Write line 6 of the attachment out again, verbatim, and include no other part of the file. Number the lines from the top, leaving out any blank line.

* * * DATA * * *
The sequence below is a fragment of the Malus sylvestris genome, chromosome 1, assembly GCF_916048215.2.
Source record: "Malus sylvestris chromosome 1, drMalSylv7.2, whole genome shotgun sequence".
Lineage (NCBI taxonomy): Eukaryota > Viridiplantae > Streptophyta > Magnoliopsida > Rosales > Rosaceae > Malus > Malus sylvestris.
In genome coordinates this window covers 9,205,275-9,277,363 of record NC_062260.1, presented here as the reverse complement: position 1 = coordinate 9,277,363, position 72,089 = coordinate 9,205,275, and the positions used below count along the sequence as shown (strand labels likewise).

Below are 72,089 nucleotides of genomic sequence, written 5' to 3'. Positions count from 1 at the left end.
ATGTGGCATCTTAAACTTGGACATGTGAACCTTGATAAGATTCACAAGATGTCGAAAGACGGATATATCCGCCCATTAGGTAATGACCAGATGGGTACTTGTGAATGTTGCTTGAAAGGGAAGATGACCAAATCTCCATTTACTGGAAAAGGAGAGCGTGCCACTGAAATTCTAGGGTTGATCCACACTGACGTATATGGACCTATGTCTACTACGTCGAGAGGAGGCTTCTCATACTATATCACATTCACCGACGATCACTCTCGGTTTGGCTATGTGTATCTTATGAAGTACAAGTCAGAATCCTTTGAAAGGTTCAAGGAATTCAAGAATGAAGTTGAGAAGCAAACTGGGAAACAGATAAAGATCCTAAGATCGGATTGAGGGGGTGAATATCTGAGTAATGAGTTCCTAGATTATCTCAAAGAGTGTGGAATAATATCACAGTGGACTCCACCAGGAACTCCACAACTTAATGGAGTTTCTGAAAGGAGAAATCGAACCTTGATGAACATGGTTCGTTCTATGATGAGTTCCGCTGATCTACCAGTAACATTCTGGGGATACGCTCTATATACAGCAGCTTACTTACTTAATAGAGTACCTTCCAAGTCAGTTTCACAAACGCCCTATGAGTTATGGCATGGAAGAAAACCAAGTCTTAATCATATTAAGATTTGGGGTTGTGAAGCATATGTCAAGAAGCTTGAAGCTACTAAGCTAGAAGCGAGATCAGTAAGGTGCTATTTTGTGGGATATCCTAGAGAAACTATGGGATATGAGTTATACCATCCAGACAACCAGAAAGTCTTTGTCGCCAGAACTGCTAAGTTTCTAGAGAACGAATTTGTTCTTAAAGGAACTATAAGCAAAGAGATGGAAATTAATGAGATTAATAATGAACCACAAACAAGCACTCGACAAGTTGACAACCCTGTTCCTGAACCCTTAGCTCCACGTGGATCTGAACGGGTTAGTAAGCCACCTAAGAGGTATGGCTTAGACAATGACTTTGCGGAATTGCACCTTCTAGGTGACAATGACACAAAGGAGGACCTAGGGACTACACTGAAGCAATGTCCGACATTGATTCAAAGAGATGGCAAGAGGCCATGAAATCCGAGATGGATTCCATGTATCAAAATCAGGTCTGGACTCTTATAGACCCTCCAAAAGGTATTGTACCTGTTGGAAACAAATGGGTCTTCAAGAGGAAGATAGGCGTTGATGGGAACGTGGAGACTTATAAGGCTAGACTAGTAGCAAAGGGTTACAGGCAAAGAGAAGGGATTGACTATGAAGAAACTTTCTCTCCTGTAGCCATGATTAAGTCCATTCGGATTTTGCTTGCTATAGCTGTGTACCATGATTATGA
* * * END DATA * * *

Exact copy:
ATGTGGCATCTTAAACTTGGACATGTGAACCTTGATAAGATTCACAAGATGTCGAAAGACGGATATATCCGCCCATTAGGTAATGACCAGATGGGTACTTGTGAATGTTGCTTGAAAGGGAAGATGACCAAATCTCCATTTACTGGAAAAGGAGAGCGTGCCACTGAAATTCTAGGGTTGATCCACACTGACGTATATGGACCTATGTCTACTACGTCGAGAGGAGGCTTCTCATACTATATCACATTCACCGACGATCACTCTCGGTTTGGCTATGTGTATCTTATGAAGTACAAGTCAGAATCCTTTGAAAGGTTCAAGGAATTCAAGAATGAAGTTGAGAAGCAAACTGGGAAACAGATAAAGATCCTAAGATCGGATTGAGGGGGTGAATATCTGAGTAATGAGTTCCTAGATTATCTCAAAGAGTGTGGAATAATATCACAGTGGACTCCACCAGGAACTCCACAACTTAATGGAGTTTCTGAAAGGAGAAATCGAACCTTGATGAACATGGTTCGTTCTATGATGAGTTCCGCTGATCTACCAGTAACATTCTGGGGATACGCTCTATATACAGCAGCTTACTTACTTAATAGAGTACCTTCCAAGTCAGTTTCACAAACGCCCTATGAGTTATGGCATGGAAGAAAACCAAGTCTTAATCATATTAAGATTTGGGGTTGTGAAGCATATGTCAAGAAGCTTGAAGCTACTAAGCTAGAAGCGAGATCAGTAAGGTGCTATTTTGTGGGATATCCTAGAGAAACTATGGGATATGAGTTATACCATCCAGACAACCAGAAAGTCTTTGTCGCCAGAACTGCTAAGTTTCTAGAGAACGAATTTGTTCTTAAAGGAACTATAAGCAAAGAGATGGAAATTAATGAGATTAATAATGAACCACAAACAAGCACTCGACAAGTTGACAACCCTGTTCCTGAACCCTTAGCTCCACGTGGATCTGAACGGGTTAGTAAGCCACCTAAGAGGTATGGCTTAGACAATGACTTTGCGGAATTGCACCTTCTAGGTGACAATGACACAAAGGAGGACCTAGGGACTACACTGAAGCAATGTCCGACATTGATTCAAAGAGATGGCAAGAGGCCATGAAATCCGAGATGGATTCCATGTATCAAAATCAGGTCTGGACTCTTATAGACCCTCCAAAAGGTATTGTACCTGTTGGAAACAAATGGGTCTTCAAGAGGAAGATAGGCGTTGATGGGAACGTGGAGACTTATAAGGCTAGACTAGTAGCAAAGGGTTACAGGCAAAGAGAAGGGATTGACTATGAAGAAACTTTCTCTCCTGTAGCCATGATTAAGTCCATTCGGATTTTGCTTGCTATAGCTGTGTACCATGATTATGA